Further reading

Regulatory Markets and reforming Law

Quotes from the interview

On regulation keeping up with the pace of technology –

Our regulatory technology can’t keep up with the complexity of modern technology, especially AI. […] We really just don’t have an effective regulatory regime. Because nobody knows what laws we should pass. Nobody knows how to write them. And then even if we did, they’d be outdated immediately. They’re probably not very well informed because most of our AI technologies are being built inside private corporations. And they’re they’re protected by copyright laws and patent laws and trade secrecy and employment regulation. […] You’ll write something in there about today’s technology, and of course, a year from now, it’ll be a totally different technology/ […] So, yeah, I think it’s pretty clear that our existing regulatory technology is not fit for purpose.

On if libraries were regulated like law –

So the analogy I draw is to what happened with the problem of search on the internet in the early days. […] And at first everybody’s expectation was that we would solve that problem the way we had solved the problem of how do I find information I’m looking for previously in print, which was with libraries, and that kind of librarians classification – keywords and Dewey Decimal systems […] And in fact one of the first big portals on the internet, Yahoo, this is how they operated. They hired 1000s of people to classify web pages to go read the web pages and create classification systems for them. […]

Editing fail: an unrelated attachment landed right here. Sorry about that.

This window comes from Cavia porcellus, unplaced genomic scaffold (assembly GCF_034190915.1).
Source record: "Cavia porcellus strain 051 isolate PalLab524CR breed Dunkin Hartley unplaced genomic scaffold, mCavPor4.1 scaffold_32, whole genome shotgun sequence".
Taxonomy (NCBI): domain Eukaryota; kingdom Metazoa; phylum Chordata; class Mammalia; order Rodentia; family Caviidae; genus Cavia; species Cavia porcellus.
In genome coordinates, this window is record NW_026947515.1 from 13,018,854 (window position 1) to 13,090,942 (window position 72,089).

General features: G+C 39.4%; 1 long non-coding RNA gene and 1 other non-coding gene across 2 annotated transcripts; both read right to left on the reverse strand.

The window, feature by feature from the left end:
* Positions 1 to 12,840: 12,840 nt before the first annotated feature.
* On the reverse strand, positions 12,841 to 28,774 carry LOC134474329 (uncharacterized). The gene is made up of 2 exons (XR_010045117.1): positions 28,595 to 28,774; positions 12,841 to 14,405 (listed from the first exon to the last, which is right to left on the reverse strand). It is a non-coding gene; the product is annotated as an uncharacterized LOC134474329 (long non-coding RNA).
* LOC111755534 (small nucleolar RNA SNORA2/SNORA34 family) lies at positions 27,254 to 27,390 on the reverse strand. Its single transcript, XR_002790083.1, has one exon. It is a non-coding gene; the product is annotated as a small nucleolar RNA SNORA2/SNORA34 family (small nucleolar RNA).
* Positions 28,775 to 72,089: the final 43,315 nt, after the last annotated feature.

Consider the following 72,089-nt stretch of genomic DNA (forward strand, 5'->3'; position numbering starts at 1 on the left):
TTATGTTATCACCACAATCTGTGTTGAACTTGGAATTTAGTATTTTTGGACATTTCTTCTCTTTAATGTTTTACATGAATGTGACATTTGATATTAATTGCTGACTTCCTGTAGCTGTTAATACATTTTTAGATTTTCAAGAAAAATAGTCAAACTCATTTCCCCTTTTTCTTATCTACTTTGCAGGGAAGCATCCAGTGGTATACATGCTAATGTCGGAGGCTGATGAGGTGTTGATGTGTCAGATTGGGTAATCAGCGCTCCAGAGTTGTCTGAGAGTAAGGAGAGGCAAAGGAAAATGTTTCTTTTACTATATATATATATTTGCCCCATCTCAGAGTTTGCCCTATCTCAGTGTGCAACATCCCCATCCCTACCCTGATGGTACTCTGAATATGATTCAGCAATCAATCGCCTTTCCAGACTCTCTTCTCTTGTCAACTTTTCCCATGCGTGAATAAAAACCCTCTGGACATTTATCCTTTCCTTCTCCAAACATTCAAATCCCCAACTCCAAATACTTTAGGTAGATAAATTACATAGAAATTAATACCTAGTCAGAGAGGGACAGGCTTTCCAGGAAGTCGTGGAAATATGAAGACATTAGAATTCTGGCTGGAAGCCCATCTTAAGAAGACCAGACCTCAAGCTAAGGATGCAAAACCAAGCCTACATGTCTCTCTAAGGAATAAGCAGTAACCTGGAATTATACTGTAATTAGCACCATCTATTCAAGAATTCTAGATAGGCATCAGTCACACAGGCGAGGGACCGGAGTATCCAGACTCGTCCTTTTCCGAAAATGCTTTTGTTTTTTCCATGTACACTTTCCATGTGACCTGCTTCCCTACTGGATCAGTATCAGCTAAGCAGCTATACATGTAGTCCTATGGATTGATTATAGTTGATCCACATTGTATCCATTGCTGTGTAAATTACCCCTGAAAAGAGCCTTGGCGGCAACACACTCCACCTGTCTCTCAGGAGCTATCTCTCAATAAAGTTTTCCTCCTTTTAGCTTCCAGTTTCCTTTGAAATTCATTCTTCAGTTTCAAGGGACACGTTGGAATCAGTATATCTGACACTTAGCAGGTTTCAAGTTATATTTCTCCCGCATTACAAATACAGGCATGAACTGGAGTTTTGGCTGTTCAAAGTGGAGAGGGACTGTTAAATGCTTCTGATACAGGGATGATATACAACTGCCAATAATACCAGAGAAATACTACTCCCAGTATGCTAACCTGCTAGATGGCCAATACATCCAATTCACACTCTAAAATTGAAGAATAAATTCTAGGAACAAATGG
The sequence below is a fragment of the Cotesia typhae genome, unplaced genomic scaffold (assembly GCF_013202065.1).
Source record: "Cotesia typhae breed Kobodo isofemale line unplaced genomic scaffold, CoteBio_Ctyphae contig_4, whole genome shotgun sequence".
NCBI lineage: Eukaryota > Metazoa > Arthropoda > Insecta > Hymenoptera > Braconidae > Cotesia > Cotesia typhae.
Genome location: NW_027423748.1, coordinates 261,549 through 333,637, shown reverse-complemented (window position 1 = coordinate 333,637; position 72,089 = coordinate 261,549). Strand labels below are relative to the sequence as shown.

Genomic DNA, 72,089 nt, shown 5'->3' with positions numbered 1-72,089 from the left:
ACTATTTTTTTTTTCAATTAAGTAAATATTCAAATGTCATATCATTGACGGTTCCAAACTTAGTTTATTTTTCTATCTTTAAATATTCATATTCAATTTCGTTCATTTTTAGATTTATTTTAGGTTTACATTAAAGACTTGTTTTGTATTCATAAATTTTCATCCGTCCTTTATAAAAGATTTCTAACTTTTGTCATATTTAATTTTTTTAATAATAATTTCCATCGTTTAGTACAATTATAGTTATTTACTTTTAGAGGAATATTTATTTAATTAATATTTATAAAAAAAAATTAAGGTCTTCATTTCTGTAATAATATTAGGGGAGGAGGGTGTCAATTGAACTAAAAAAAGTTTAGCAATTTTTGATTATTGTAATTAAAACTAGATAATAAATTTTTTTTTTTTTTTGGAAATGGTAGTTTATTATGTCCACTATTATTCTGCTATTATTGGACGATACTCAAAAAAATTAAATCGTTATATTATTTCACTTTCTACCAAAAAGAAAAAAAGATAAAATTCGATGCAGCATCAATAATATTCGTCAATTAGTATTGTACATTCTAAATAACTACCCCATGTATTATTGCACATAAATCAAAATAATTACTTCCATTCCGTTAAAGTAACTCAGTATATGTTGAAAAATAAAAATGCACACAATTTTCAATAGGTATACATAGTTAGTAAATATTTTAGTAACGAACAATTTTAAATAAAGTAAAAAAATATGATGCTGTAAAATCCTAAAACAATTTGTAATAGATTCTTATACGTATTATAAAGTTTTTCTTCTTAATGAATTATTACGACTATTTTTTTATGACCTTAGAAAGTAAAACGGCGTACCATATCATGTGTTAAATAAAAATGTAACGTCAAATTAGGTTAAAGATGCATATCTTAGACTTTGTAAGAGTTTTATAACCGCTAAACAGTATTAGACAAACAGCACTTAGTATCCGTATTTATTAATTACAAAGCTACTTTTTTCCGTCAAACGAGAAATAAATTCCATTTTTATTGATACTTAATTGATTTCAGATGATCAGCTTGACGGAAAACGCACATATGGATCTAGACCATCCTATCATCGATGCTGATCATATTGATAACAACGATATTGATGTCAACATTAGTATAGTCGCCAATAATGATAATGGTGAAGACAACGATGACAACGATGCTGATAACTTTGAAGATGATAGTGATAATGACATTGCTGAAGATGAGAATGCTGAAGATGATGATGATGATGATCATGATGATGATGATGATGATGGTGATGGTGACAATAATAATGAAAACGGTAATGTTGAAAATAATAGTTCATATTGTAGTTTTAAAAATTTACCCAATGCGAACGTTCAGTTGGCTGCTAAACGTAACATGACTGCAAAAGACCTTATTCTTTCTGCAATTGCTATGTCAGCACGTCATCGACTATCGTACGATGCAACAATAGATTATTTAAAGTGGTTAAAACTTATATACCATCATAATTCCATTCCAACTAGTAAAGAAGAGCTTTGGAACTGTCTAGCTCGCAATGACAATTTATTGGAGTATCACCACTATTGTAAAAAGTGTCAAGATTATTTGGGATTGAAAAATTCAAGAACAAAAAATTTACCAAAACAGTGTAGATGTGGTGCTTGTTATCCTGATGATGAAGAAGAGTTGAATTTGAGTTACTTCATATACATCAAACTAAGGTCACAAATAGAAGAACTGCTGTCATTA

Of course, what we know is the way that problem was solved was had nothing to do with classification and library. It was solved by Sergey Brin and Larry Page, who were computer scientists. Up until that idea comes out, nobody is thinking that that’s how you solve the problem of finding stuff on the internet. Now, we can’t think how you could do it differently […]. So I always say, look, if the librarians had been organized and regulated the way that lawyers organized and regulated, they wouldn’t have allowed Larry Page and Sergey Brin onto their turf.

On regulatory markets –

The sense in which this is a regulatory market is its competition between the providers of regulatory services to solve the following optimization problem, subject to the constraint that I maintain my approval by government.
One of the key points in the study of institutional design is doing comparative institutional design. […] The fundamental problems don’t go away. People are greedy, people will cheat. Companies will skate close to every line, they can skate close to […] So what that says is that you need to design the regulation of the regulators – to do your best to get that market to work well. Well, that’s exactly the same problem we currently have now. I’m saying that [governments today] are bringing in a water pistol to a gunfight […] and we need some more powerful tools.